Recieved: 2000/04/13 03:41
Subject: Re: [K-list] Antidepressant expose'
From: a poster
On 2000/04/13 03:41, Mr. Guise posted thus to the K-list:
On Fri, 7 Apr 2000 ckressATnospamaol.com wrote:
> There is no current way of measuring serotonin levels in the brain, and even
... as well as anything else in the brain.
> if there were, the prevailing concept of a brain "chemical imbalance" which
> is supposed to be corrected by SSRI or other drugs is pure speculation which
> has never been scientifically proven. The author compares it to saying that
Since when did medical science care about specific proofs? Antipsychotics
can make otherwise out-of-control schizos feel alright, even if nobody
really knows why. Demanding proofs for why something acting on the brain
is a kind of medical hubris. Antiepileptics may be closest to be
"verifiable" by neurological analysis.
> someone whose headache has been relieved by aspirin has an aspirin
> deficiency. He says, "The truth of the matter is: No one has anything but
> the vaguest idea of the chemical effects of these drugs on the living human
This is true, but again, it doesn't matter at all.
> At the turn of century, Glenmullen says that medicine promoted then-legal
> cocaine elixirs for everything from depression to shyness. These were
Yes, and heroin was marketed for treating children's flu :-).
> when they were prescription antidepressants. Cocaine resembles the Prozac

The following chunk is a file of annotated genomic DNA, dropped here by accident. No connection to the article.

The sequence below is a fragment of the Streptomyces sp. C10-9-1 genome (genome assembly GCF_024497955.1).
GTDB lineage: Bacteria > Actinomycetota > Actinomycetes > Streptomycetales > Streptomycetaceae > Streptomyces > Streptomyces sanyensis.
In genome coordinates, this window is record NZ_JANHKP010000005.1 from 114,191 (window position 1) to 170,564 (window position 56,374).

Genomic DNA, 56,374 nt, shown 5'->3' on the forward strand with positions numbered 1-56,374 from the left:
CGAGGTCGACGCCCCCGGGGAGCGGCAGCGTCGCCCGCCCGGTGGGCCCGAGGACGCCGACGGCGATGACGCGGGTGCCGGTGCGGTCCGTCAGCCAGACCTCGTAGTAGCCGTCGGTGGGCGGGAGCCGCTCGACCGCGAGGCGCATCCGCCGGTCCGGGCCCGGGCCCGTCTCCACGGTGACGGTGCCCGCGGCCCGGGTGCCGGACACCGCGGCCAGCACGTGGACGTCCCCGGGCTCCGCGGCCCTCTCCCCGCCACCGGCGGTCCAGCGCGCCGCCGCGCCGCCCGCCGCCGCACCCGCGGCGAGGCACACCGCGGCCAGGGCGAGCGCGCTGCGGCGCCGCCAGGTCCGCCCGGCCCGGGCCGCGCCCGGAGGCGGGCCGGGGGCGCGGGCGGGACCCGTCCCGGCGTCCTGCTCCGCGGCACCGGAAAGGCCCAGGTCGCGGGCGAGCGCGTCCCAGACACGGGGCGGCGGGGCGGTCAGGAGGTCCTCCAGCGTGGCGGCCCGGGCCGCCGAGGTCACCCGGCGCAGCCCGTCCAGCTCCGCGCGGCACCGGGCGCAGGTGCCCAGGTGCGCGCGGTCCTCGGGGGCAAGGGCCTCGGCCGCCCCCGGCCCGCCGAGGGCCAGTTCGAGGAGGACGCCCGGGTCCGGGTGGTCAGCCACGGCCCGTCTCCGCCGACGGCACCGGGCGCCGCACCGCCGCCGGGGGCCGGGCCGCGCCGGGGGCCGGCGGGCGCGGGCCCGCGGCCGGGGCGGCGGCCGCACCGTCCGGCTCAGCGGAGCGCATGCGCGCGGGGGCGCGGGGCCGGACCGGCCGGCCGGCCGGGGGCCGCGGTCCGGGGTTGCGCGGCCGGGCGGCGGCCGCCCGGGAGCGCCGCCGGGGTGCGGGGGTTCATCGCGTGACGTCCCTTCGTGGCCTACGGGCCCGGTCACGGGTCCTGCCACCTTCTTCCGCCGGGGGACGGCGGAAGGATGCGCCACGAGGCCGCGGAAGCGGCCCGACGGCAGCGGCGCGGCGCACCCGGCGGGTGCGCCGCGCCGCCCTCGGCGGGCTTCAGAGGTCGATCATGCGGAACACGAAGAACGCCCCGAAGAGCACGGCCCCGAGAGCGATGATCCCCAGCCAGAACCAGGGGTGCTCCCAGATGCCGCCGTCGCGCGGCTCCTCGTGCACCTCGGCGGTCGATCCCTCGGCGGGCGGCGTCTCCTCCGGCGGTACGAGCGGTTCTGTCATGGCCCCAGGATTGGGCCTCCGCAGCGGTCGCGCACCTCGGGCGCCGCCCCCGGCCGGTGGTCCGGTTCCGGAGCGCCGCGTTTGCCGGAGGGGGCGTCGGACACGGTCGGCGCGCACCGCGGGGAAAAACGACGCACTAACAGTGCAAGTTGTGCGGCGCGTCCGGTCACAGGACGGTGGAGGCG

> group in that it is primarily a reuptake inhibitor. According to the author,
This doesn't mean anything. Cocaine is a DOPAMINE reuptake inhibitor,
whereas as SSRI's are SEROTONIN reuptake inhibotors. Dopamine is directly
related to well-being, euphoria, confidence, performance, and addiction,
while serotonin is not. (BTW, I think one of the active metabolites of
fluoxetine is in fact a dopamine reuptake inhibitor).
> cocaine, amphetamines, diet pills (like Redux), the illegal drug Ecstasy, and
> the SSRI's and other antidepressant group are all related because they target
> brain cells and boost the levels of neurotransmitters. Redux, which was
Of course psychoactive substances are related. I would love to hear from a
psychiatric drug that didn't target brain cells.
> stimulants. By current protocols used by drug manufacturers, the author says
> that almost any stimulating drug would pass as an antidepressant, including
> caffeine pills and nicotine. Patients who are former amphetamine or cocaine
Nicotine is an extremely addictive drug with effect on dopaminergic
> The author quotes another doctor/author, Lester Grinspoon, whose 1975 book
> "The Speed Culture" seems prophetic. Wrote Grinspoon, "Drug companies will
> probably continue to produce increasingly sophisticated and disguised
> amphetamines, and these 'new' drugs undoubtedly will be greeted with initial
> enthusiasm by the medical establishment until it is recognized that any drug
> with amphetamine-like central nervous system stimulating properties almost
> invariably is just as toxic, potentially addictive, and therapeutically
> limited as Benzedrine or Dexedrine. Only the medical jargon describing the
Again, amphetamines all act on dopamine, not serotonin.
> There has been concern that the emotional blunting and apathy reported by